I've found some time to read a little more on set theory, and I've come across the following question.
Suppose I have four sets $X$, $Y$, $Z$, and $W$ such that $Y\subseteq W$ and $Z\subseteq X$. Suppose also that $X\cup Y\sim Y$, where by $\sim$ I mean that the two sets $X\cup Y$ and $Y$ are equinumerous. How can I show that $Z\cup W\sim W$?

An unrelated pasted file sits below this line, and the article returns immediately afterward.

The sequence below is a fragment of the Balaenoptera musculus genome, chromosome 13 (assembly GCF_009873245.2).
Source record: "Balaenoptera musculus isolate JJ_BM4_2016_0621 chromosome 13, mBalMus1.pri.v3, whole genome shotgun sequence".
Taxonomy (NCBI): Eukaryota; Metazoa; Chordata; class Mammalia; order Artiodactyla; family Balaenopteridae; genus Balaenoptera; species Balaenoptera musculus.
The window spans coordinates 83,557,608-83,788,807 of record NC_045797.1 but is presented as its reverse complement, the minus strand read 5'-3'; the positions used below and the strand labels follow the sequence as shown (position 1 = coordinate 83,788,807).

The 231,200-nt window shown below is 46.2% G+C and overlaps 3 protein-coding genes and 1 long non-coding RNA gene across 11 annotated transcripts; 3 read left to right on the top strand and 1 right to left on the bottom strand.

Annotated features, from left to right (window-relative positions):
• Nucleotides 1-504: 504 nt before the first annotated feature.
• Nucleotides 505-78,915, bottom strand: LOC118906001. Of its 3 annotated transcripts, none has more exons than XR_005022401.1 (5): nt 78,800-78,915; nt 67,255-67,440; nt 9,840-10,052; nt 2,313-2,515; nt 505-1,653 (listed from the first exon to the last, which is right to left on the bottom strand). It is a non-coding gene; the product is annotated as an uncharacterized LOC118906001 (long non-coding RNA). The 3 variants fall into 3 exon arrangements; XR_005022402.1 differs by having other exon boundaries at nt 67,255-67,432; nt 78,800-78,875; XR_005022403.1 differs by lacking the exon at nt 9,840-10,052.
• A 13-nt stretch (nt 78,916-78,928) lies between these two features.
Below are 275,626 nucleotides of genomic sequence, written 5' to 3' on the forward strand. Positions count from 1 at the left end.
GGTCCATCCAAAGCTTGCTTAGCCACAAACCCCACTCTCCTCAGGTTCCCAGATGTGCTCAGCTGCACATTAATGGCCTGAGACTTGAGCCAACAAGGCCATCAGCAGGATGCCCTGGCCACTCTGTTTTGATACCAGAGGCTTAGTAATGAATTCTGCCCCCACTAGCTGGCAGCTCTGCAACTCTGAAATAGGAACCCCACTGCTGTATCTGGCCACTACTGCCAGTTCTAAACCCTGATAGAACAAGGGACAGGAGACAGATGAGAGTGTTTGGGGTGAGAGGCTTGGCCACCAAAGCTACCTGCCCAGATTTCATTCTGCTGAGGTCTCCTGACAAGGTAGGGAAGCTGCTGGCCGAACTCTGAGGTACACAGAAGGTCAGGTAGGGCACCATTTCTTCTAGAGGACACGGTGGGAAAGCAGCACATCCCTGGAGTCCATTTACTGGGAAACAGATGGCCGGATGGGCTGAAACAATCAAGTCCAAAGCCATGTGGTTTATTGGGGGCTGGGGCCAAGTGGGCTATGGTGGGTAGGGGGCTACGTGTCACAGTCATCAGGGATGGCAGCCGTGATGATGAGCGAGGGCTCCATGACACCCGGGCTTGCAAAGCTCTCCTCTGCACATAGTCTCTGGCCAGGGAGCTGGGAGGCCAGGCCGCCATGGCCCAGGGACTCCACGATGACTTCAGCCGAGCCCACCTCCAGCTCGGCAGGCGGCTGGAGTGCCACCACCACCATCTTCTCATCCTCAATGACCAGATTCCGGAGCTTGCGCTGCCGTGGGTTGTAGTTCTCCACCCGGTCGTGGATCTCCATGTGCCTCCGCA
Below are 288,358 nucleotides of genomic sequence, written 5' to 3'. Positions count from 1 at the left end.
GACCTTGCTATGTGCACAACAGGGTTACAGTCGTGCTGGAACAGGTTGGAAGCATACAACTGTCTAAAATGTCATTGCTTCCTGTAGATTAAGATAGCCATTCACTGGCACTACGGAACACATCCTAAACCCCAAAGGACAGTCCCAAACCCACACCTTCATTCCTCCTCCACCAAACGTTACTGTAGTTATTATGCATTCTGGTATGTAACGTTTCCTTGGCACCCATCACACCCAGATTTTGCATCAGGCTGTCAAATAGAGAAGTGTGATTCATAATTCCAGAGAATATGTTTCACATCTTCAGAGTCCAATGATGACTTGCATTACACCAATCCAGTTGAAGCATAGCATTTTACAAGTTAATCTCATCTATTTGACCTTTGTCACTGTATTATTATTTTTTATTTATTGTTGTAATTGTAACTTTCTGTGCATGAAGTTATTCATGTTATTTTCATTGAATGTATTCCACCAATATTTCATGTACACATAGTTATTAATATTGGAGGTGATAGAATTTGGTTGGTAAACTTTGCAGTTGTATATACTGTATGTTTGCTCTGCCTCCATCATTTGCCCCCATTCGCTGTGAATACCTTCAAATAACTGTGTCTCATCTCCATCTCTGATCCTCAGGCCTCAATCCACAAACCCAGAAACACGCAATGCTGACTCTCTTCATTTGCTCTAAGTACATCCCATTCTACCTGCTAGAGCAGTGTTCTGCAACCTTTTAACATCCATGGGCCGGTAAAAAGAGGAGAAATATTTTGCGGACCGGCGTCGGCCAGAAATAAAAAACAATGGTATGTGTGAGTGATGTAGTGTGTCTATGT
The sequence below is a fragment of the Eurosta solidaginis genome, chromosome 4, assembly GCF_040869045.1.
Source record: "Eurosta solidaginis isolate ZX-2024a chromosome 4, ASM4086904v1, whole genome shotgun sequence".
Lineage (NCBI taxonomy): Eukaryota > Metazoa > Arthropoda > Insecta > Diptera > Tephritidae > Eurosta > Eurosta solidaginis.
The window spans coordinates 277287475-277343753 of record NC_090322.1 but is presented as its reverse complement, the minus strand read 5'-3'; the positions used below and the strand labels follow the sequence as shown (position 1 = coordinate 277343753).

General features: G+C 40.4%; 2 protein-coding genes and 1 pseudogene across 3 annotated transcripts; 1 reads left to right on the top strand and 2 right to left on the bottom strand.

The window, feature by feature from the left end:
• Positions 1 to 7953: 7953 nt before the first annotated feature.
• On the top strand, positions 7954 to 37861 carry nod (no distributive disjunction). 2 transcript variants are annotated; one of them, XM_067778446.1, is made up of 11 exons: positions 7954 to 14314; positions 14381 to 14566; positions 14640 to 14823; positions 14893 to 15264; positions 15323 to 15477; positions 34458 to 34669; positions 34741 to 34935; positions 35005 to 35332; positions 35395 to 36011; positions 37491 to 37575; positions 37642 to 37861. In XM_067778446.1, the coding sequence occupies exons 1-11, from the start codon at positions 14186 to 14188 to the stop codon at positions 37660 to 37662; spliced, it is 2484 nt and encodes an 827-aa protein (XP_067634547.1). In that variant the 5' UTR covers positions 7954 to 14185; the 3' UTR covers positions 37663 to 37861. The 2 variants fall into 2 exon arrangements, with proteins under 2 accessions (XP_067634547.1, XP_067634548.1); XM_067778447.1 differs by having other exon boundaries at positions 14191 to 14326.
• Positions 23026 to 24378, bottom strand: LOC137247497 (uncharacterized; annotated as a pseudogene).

I thought the Bernstein-Schroeder theorem might be applicable. The identity function maps $W$ into $Z\cup W$ injectively, so I figured it suffices to show that there is an injection from $Z\cup W$ into $W$. From $X\cup Y\sim Y$, there is an injection $f\colon X\cup Y\to Y$, and thus $f|_X$ is an injection from $X$ into $Y$. Since $Z\subseteq X$ there is an injection from $Z$ to $X$, and likewise from $Y$ into $W$. Composing all these would give an injection from $Z$ into $W$. Those were my thoughts, but I don't think I can use them to show that $Z\cup W$ maps injectively into $W$. There must be a better way. Thanks for any help.